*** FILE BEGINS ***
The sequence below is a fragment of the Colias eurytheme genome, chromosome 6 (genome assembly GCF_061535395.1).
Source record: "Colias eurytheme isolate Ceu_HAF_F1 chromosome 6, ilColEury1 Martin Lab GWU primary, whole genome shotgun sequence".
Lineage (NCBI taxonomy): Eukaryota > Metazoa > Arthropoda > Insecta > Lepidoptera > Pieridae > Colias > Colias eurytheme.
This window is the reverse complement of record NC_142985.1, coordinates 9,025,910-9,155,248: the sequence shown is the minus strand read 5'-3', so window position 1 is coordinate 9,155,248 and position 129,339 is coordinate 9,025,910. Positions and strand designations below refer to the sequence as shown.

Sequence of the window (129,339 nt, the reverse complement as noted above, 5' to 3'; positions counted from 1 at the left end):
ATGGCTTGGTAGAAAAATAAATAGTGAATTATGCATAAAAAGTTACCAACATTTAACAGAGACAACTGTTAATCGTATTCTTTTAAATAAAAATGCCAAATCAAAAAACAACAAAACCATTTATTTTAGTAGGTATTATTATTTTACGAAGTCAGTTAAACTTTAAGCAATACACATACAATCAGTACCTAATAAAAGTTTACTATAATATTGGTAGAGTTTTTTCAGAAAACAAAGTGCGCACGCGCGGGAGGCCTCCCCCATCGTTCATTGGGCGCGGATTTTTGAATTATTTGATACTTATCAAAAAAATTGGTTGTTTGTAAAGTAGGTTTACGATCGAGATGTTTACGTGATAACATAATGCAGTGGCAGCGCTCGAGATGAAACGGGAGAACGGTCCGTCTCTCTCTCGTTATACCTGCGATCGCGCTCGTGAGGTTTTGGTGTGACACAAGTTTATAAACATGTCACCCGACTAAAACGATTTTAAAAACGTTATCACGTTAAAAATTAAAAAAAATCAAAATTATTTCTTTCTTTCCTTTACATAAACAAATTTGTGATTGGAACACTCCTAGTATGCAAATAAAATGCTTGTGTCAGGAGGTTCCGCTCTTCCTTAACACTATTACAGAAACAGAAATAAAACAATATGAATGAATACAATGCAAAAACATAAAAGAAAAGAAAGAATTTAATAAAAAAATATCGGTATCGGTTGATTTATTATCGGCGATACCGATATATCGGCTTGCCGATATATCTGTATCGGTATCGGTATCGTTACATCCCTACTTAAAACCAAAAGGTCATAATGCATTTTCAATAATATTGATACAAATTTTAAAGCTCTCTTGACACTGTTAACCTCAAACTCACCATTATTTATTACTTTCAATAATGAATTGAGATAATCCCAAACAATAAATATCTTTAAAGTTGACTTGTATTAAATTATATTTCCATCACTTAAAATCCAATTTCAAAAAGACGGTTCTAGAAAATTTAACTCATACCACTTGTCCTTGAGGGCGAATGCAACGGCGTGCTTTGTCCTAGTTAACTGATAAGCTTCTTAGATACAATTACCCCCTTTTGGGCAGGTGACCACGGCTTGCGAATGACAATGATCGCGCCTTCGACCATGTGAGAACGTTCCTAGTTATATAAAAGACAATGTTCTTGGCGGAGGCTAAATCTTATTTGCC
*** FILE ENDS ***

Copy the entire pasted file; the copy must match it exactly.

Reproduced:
The sequence below is a fragment of the Colias eurytheme genome, chromosome 6 (genome assembly GCF_061535395.1).
Source record: "Colias eurytheme isolate Ceu_HAF_F1 chromosome 6, ilColEury1 Martin Lab GWU primary, whole genome shotgun sequence".
Lineage (NCBI taxonomy): Eukaryota > Metazoa > Arthropoda > Insecta > Lepidoptera > Pieridae > Colias > Colias eurytheme.
This window is the reverse complement of record NC_142985.1, coordinates 9,025,910-9,155,248: the sequence shown is the minus strand read 5'-3', so window position 1 is coordinate 9,155,248 and position 129,339 is coordinate 9,025,910. Positions and strand designations below refer to the sequence as shown.

Sequence of the window (129,339 nt, the reverse complement as noted above, 5' to 3'; positions counted from 1 at the left end):
ATGGCTTGGTAGAAAAATAAATAGTGAATTATGCATAAAAAGTTACCAACATTTAACAGAGACAACTGTTAATCGTATTCTTTTAAATAAAAATGCCAAATCAAAAAACAACAAAACCATTTATTTTAGTAGGTATTATTATTTTACGAAGTCAGTTAAACTTTAAGCAATACACATACAATCAGTACCTAATAAAAGTTTACTATAATATTGGTAGAGTTTTTTCAGAAAACAAAGTGCGCACGCGCGGGAGGCCTCCCCCATCGTTCATTGGGCGCGGATTTTTGAATTATTTGATACTTATCAAAAAAATTGGTTGTTTGTAAAGTAGGTTTACGATCGAGATGTTTACGTGATAACATAATGCAGTGGCAGCGCTCGAGATGAAACGGGAGAACGGTCCGTCTCTCTCTCGTTATACCTGCGATCGCGCTCGTGAGGTTTTGGTGTGACACAAGTTTATAAACATGTCACCCGACTAAAACGATTTTAAAAACGTTATCACGTTAAAAATTAAAAAAAATCAAAATTATTTCTTTCTTTCCTTTACATAAACAAATTTGTGATTGGAACACTCCTAGTATGCAAATAAAATGCTTGTGTCAGGAGGTTCCGCTCTTCCTTAACACTATTACAGAAACAGAAATAAAACAATATGAATGAATACAATGCAAAAACATAAAAGAAAAGAAAGAATTTAATAAAAAAATATCGGTATCGGTTGATTTATTATCGGCGATACCGATATATCGGCTTGCCGATATATCTGTATCGGTATCGGTATCGTTACATCCCTACTTAAAACCAAAAGGTCATAATGCATTTTCAATAATATTGATACAAATTTTAAAGCTCTCTTGACACTGTTAACCTCAAACTCACCATTATTTATTACTTTCAATAATGAATTGAGATAATCCCAAACAATAAATATCTTTAAAGTTGACTTGTATTAAATTATATTTCCATCACTTAAAATCCAATTTCAAAAAGACGGTTCTAGAAAATTTAACTCATACCACTTGTCCTTGAGGGCGAATGCAACGGCGTGCTTTGTCCTAGTTAACTGATAAGCTTCTTAGATACAATTACCCCCTTTTGGGCAGGTGACCACGGCTTGCGAATGACAATGATCGCGCCTTCGACCATGTGAGAACGTTCCTAGTTATATAAAAGACAATGTTCTTGGCGGAGGCTAAATCTTATTTGCC